Psychoanalytical Perspective Sigmund Freud Thoughts and actions are attributed to unconscious motives and conflicts Id Ego Superego
Let’s Get Psychodynamic! Watch Freud Demonstration Freudian Role Playing How do the ID, EGO, & SUPEREGO influence our personality & behavior?
“Anxiety is the price we pay for civilized society.” Sigmund Freud Defense mechanisms The conflict between the id’s wishes and the superego’s social rules produces this anxiety. The ego has an arsenal of unconscious defense mechanisms that help rid anxious tension by distorting reality.
Repression Repression banishes anxiety- arousing thoughts, feelings, and memories from consciousness. Believed repression was the basis for all the other anxiety- reducing defense mechanisms. When asked how he feels about the breakup with Muffy, Biff replies, “Who? Oh, yeah, I haven’t thought about her in a while.”
Denial The most primitive defense, a distortion of reality by simply negating the truth. Not accepting the ego threatening truth. Biff continues to act as if he and Muffy are still together. He waits by her locker, calls her every night, and plans their future dates. Maybe Muffy and I should go to Chipotle tonight!
Displacement Redirecting one’s feeling toward another person or object whom they perceive as less threatening. Biff could displace his feeling of anger and resentment onto his little brother, pet hamster, or football.
Projection People attribute their own unacceptable desires to others. Believing that the feelings one has toward someone else are actually held by the other person. Biff insists MUFFY still cares for him. I still love Biff! I wish he would take me back!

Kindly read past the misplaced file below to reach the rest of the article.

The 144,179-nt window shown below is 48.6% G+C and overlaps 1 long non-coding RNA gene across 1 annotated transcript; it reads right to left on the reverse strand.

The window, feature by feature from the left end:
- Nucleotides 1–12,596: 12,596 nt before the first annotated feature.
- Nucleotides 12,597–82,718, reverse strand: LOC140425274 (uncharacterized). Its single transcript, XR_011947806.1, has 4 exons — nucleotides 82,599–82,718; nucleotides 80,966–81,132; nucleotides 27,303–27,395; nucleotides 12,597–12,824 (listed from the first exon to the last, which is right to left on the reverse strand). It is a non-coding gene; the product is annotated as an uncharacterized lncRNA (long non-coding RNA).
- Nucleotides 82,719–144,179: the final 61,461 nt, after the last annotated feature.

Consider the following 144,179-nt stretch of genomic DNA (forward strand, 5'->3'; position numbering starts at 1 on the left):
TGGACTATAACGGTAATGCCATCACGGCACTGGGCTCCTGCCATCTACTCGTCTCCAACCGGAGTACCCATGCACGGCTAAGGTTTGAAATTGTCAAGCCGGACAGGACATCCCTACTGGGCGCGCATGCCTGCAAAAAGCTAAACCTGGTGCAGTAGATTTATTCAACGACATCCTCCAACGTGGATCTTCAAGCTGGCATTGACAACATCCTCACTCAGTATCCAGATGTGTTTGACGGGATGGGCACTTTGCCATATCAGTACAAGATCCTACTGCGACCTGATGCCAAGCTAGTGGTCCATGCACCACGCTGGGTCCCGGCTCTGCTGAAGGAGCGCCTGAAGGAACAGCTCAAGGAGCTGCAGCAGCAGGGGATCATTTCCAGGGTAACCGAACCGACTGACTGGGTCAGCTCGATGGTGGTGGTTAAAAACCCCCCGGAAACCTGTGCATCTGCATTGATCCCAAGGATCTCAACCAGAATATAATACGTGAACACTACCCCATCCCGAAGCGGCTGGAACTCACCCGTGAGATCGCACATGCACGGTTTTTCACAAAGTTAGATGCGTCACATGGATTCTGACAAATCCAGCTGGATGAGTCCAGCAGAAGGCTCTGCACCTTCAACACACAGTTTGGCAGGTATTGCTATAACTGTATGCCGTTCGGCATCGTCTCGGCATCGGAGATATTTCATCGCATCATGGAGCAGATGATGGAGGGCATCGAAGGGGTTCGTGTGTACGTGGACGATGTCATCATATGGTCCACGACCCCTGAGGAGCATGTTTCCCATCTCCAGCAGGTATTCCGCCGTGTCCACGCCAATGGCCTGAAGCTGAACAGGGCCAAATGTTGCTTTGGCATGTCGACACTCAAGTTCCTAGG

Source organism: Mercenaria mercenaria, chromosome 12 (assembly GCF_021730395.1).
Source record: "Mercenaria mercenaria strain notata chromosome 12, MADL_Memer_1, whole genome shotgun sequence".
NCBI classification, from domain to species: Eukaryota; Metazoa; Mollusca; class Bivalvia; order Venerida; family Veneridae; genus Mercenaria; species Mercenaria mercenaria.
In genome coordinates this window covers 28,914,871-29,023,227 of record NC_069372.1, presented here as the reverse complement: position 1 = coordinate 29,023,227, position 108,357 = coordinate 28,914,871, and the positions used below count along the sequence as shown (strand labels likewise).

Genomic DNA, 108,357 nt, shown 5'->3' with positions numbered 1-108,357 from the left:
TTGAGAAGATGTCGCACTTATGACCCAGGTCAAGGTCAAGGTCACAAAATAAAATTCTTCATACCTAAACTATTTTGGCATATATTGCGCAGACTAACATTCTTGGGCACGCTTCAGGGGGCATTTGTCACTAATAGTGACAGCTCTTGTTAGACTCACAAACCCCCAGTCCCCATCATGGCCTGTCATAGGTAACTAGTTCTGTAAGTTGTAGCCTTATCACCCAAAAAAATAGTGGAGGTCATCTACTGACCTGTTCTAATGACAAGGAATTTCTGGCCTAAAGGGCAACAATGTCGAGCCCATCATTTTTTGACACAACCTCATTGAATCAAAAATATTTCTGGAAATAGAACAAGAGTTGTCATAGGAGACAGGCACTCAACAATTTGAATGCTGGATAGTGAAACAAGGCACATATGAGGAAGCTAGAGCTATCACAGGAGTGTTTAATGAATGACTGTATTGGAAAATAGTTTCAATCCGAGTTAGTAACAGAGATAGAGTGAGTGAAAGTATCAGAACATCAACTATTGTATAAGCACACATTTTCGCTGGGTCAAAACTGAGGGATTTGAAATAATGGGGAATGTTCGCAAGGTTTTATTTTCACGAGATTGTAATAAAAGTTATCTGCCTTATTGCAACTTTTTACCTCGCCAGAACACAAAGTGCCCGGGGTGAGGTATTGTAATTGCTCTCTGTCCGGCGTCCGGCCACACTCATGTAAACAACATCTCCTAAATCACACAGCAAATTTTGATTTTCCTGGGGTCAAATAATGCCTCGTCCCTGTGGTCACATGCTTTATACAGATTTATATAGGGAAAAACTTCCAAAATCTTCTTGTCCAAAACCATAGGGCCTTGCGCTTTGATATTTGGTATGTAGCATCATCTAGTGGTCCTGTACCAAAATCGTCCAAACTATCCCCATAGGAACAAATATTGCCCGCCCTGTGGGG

Reaction Formation Your behavior is exactly opposite your true feelings Biff claims he loathes Muffy Man, I’m so glad I dumped Muffy. I can’t stand her!
Regression Returning to an earlier, comforting form of behavior. Biff begins to sleep with his favorite childhood stuffed animal, Fuzzy Kitten. I just want my Mr. Fuzzy Kitten…
Rationalization Coming up with a beneficial result of an undesirable occurrence. Sweet Lemons & Sour Grapes Attempts to logically “explain away” unacceptable behavior. Biff believes that he can find a better girlfriend. Muffy is not really all that pretty, smart, and fun to be with. Which one?
Intellectualization Undertaking an academic, unemotional study of a topic. Helps a person minimize anxiety by viewing threatening issues in abstract terms Biff embarks on an in- depth research project about failed teen romances.
Sublimation Channeling one’s frustration toward a different goal. Sublimation is viewed as a particularly health defense mechanism. Biff devotes himself to writing poetry and published a small volume before he graduates high school.
Freud’s Psychosexual Stages Freud’s analyses of his patients led him to conclude that personality forms during the first 5-6 years of life. He believed that his patients problems originated in conflicts that had not been resolved during childhood years. These conflicts may manifest themselves later in life. Oral 1-18 months Anal 18-36 months Phallic 3-6 years Latency 6-puberty Genital Puberty on Pleasure centers on the mouth- sucking, biting, chewing Weaning can be a conflict in this stage. Pleasure focuses on bowel and bladder function; coping with demands for control. Potty training can be a conflict. Pleasure zone is the genitals; coping with incestuous feelings. Boys love mom and fear Dad. “Oedipus Complex” Dormant sexual feelings. Children repress their feelings for the rival parent. “Identification Process” & “Gender Identity” Maturation of sexual interests. Begin experiencing sexual feelings toward others. Freud believed the patient had become “stuck” or “fixated” in one of the stages.
Neo-Freudians Alfred Adler Believed social tensions, NOT sexual tensions, were crucial in the development of personality. Birth Order & Inferiority Complex Karen Horney Believed Freud’s theory was male dominated. Social variables, not biological variables are the foundation of personality development. Horney and the other Neo’s started the movement toward revising psychoanalysis we use today. Carl Jung Unlike Adler, Jung discounted social factors Collective Unconscious-shared, inherited reservoir of memory traces from our ancestors. Archetypes (universal symbols) provided the evidence for this idea. “Shadow” is the darker, evil side of human nature. Supposedly, we hide this archetype from the world and ourselves. Contemporary psychologists believe that some evolution has contributed to some universal behavior tendencies.